The boat was a DB2, about 10m LOA, German built purely for racing, there was no teak down below, no settee, no cushions or berths, nor even any bulkheads, just a VHF radio, minimal instruments, hooks to hang sail bags and struts that were placed in a way most likely to yield concussions. It wasn’t even a nominally functional cruising boat, it was made with a single purpose in mind.
The hull was a Kevlar-reinforced composite, sails were Mylar/Kevlar, mast was high-tech carbon fiber, with running backstays and other controls to make it bendy in multiple ways. It had dual jib halyards and dual luff tracks up the forestay, and the same redundant arrangement for the main. It had three spinnaker halyards, the third being a spare in case one got lost, stuck or tangled. Any sail could be changed while underway without taking anything else down first. And the boom had adjustments we couldn’t even put a name to. As a whole the rig made it endlessly possible to shape the sails. The difference between fast and slow was micro-fine. It was a challenge to sail well, to say the least!
Bob K., the boat’s owner, took the helm and was de facto tactician (although he rather sucked at the latter.) Bobby R. was the jib trimmer, Joe H. was on foredeck, Steve W. trimmed the main and running backstays, and would’ve been a great tactician if Bob had listened to him more often than not. I was in the pit, aka the sewer man, the hardest position I ever loved.
The start line was near Ballast Point, instructions were to leave Coronado Del Sur to port and Sugarloaf to port, finish outside of Zuniga -- about 65 nautical miles worth of race course. It was a popular race, there were a hundred+ boats in the fleet, out for a beautiful day on the water.
We had quite a bit of company rounding South Coronado, about 15 nm into the race when we left it astern, but only a handful of boats were in sight when we rounded Sugarloaf and started the long beat home, against the current. Around sunset the wind clocked 180 degrees, we hoisted a spinnaker and flew for half an hour or so. We were really in the groove most of the race, paying no mind to the rest of the fleet. As the wind backed around towards its predominant direction and died down, we doused the chute and put up the #2 because it held its shape better in light winds and a moderate swell. Daylight was gone, we were still a long way from home.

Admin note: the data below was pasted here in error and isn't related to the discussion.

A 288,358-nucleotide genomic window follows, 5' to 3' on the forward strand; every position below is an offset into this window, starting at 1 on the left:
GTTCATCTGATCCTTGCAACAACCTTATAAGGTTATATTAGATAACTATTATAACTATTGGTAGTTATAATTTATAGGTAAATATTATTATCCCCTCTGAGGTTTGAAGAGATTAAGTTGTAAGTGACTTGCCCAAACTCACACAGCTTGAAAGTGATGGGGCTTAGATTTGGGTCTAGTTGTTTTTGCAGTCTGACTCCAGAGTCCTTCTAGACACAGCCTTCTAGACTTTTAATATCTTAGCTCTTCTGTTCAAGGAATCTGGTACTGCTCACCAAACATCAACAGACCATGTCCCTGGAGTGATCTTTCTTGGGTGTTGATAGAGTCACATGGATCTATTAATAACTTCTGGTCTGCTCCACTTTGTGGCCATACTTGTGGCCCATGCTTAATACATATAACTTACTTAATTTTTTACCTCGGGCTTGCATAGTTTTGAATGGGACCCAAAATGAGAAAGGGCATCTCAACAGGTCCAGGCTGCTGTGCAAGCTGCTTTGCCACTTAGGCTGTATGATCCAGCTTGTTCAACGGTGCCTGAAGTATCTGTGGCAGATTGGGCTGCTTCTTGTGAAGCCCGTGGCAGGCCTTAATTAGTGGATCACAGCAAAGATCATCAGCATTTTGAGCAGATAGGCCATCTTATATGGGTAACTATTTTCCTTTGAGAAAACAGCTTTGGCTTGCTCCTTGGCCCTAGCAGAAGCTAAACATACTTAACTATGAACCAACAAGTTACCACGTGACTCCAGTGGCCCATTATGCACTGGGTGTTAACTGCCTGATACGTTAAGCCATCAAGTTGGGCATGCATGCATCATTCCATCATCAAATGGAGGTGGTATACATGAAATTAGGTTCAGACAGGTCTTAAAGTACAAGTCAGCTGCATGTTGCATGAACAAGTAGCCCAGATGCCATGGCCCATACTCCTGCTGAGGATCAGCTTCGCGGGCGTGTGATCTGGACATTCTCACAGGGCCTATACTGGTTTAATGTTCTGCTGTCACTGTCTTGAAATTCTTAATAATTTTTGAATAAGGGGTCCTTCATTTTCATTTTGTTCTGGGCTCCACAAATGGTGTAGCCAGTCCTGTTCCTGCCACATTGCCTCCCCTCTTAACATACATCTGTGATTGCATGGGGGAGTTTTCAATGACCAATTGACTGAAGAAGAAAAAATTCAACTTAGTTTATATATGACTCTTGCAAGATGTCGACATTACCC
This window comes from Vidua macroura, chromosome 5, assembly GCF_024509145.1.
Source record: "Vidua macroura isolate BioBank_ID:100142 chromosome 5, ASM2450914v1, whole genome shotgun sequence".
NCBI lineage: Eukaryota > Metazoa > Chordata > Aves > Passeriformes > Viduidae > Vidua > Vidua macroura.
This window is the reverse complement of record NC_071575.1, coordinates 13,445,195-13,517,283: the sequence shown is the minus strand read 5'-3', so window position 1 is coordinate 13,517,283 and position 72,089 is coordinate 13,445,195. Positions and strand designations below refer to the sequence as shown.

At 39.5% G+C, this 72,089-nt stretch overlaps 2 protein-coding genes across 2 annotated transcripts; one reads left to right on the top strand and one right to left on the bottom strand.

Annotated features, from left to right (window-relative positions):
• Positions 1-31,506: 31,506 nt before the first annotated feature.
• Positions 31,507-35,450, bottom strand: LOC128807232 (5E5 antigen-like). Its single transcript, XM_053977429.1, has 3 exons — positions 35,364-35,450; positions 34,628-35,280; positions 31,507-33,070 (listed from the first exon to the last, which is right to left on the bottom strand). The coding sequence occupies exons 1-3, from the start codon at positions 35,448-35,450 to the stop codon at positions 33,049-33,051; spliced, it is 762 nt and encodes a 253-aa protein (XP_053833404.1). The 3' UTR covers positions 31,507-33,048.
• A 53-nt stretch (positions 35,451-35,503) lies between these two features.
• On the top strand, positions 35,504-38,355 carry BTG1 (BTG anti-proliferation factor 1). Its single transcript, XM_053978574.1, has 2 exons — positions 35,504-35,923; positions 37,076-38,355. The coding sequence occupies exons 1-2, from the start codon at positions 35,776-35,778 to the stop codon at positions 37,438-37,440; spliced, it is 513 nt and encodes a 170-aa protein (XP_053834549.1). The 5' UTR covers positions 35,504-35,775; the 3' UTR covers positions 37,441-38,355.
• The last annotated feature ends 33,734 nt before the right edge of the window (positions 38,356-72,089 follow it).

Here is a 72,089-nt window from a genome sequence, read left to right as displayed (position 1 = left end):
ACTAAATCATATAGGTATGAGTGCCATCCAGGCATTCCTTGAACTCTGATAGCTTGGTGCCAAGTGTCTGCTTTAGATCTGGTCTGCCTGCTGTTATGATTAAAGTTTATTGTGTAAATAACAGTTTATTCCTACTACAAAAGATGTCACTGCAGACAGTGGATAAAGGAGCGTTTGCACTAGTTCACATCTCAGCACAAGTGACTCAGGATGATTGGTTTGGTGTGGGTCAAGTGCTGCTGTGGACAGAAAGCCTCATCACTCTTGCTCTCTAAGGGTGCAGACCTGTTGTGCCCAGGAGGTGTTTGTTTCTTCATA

This was before the GPS satellite system was deployed, SatNav (precursor to GPS) was probably up but often it took hours for it to plot a fix, so useless for short off-shore races. We had Loran C on the boat that didn’t even give us geo coordinates, just Loran lines of position. Seamless electronic maps for civilians were still a long ways off, paper charts were the standard of the day, but we weren’t even using those… And as usual the fathometer was off, because it “burned too much battery” and because there “weren’t any shoals we needed to worry about.” (Except for a little one called “North America”.)
Bob the skipper was a senior pilot for American Airlines at his day job, which he somehow figured gave him magical powers of navigation. He disdainfully rejected doing any ded-reconing. He said he knew which way was home, just sail the damn boat, so we did, for a while. We were all very familiar with the area, but it’s amazing how perceptions can distort at night, the shoreline becomes indistinct and the lights become a puzzle. A responsible skipper plots a course and takes bearings from prominent features on land to track and verify his position as he goes. Old Bob figured all that fussing was a waste of time.
Looking around, 12 hours into the race, we noticed that we were miles ahead of the entire fleet! The reason we got so lucky was that Bob the skipper was badly disoriented, we were way closer to shore than any sane boaters would be. This gave us some current advantage and at times better winds, but it put the boat at risk, and placed us on the wrong side of the kelp beds.
Steve had suggested a tack 3-4 miles earlier and the rest of the crew concurred, but Bob the skipper was having none of it, he was certain we were 5+ miles from shore; he was wrong. Bobby the jib trimmer and I were becoming quite concerned, especially as we started to hear, and then could see breaking surf in the [not enough] distance.